We can ask questions such as “did something in particular trigger this” try to normalise it. When a person is able to see they are distressed, they are more receptive to being asked more questions, and lead a conversation, for example, acknowledging their pain with a simple “ I am so glad you told me this, it sounds so painful, can you tell me more about what happened, or is happening” or “you sound so overwhelmed, let’s see what we can do to lower the anxiety this is causing”
People need to feel heard and understood, so before we reply, seek to understand first. Ask yourself “am I really listening, or am I just waiting for my turn to speak”.
It is traumatic to hear someone talking about taking their life but know that you are not alone.

“when you really listen to another person from their point of view, and reflect back to them that understanding, it’s like giving them emotional oxygen”
Acknowledging that yes, suicide is an option, but let’s just pause, see what other options there are, do they really need to make a life and death decision at this moment? Have they spoken to anyone else about this? Is right now a good time to make a major decision.

Then move on to practicalities, such as “maybe together we can start making a plan of action” “see what other options you have” then create a list or contract to help that person stay safe.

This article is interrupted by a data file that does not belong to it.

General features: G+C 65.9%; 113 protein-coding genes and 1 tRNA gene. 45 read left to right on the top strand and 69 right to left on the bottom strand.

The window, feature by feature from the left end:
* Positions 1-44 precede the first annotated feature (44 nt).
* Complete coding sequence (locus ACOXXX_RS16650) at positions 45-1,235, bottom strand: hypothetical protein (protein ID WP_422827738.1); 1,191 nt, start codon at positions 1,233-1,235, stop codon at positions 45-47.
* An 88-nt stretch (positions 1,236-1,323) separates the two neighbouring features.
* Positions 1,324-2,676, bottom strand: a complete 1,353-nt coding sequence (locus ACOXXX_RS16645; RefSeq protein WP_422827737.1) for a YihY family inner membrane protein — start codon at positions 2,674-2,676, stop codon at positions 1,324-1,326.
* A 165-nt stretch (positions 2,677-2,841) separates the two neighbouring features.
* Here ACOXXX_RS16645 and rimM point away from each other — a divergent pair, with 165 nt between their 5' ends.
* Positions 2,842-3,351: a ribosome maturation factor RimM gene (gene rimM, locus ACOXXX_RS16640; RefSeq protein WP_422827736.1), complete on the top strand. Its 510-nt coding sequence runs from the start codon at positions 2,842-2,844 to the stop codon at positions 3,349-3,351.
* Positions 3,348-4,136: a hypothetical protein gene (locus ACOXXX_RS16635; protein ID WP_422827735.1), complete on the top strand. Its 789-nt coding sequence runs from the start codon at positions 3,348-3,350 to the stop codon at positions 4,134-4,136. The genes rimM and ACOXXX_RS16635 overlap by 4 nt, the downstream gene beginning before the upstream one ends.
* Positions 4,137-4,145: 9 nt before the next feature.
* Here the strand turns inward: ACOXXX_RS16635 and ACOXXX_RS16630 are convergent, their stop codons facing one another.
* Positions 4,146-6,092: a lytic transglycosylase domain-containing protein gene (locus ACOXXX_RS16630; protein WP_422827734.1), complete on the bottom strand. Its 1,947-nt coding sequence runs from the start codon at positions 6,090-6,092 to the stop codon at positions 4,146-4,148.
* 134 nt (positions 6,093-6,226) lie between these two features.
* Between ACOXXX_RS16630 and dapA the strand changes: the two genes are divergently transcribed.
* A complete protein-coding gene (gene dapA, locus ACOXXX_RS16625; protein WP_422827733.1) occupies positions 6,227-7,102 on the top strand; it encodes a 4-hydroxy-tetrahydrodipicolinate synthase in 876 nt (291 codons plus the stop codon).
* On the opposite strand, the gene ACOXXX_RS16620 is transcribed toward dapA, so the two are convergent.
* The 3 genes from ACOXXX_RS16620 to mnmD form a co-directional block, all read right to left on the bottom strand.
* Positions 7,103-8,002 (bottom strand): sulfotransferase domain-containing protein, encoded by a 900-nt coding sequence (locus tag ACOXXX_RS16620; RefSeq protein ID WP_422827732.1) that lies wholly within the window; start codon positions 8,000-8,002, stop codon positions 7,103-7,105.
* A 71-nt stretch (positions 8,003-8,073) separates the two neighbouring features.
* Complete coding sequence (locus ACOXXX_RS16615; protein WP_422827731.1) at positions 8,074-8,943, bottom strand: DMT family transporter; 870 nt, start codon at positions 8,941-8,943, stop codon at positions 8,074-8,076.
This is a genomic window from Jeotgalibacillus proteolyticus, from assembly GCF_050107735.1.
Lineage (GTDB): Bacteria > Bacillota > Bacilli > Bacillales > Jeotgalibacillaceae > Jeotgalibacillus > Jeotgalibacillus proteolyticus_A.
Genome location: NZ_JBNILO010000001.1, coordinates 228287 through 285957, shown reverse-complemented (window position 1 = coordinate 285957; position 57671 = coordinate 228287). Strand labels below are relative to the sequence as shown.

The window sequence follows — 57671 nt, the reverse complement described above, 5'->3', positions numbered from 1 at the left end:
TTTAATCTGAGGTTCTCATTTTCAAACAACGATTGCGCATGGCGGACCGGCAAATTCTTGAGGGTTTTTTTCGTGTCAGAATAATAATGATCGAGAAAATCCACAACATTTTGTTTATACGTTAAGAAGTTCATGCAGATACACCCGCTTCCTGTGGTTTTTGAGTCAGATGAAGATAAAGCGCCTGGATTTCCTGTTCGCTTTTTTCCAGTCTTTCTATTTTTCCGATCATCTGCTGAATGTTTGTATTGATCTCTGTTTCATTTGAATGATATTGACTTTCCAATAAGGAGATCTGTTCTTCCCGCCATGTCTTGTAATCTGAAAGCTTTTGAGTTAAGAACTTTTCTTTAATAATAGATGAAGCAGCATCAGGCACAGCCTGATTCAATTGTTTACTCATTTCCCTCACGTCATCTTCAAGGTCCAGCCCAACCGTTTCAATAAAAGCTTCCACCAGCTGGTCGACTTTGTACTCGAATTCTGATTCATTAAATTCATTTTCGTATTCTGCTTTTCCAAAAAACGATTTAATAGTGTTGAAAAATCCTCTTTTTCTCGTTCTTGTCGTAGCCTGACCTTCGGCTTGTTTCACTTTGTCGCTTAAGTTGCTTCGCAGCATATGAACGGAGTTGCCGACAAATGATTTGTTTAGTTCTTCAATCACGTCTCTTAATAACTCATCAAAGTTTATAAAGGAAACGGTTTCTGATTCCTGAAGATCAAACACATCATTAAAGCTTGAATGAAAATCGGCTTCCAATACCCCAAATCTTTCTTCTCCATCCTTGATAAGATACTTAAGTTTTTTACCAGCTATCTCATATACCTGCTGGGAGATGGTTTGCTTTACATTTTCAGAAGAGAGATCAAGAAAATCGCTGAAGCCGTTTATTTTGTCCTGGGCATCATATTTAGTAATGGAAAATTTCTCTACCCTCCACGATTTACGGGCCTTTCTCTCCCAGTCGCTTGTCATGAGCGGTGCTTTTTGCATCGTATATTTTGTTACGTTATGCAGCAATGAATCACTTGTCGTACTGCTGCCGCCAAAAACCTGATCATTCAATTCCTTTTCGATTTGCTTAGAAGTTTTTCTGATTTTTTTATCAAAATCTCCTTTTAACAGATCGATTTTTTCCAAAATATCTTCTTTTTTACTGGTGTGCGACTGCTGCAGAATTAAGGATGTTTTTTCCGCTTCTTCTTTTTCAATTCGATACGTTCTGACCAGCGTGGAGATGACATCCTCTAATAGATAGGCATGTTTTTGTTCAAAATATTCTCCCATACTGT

Finally. A list of possible scenarios and ways to safeguard:
Aloneness: Do they have support? Who is their network? “I’m here, you are not alone”
Pain/Desperation: Find ways to reduce emotional/physical pain, just be with them. Hold their hope.
Suicide Plan: How? When? How prepared are they? And how to disable the plan, simple ideas to deny access to materials that can be used.
Alcohol/drugs: How much is normal for that person, how much is safe

Mental health: what or who helps? What have they learnt in the past?

A personal safety plan can also be put in to place:
To stay safe from suicide what actions needs to take place now (24-hour contacts, GP number, other numbers)
Later, when the immediate danger has passed another list could be made which will include things such as:
If I notice these signs again: Who will I talk to, I will seek help from? I will calm and comfort myself by? I will distract myself by. I will go to these places to feel safe… I will remember these things and people who have helped me in the past,
The main thing is to let the person know that you need to know how to keep them safe right now, and if we are unable to press pause on the suicide plan right now emergency help needs to be sought.
My last message is this, NEVER brush someone off, never assume that just because they have threatened suicide for the past month every day that they will not carry out their plan. They are in deep pain. Pain which they may not be able to control, which may lead to self-harm which may lead to death.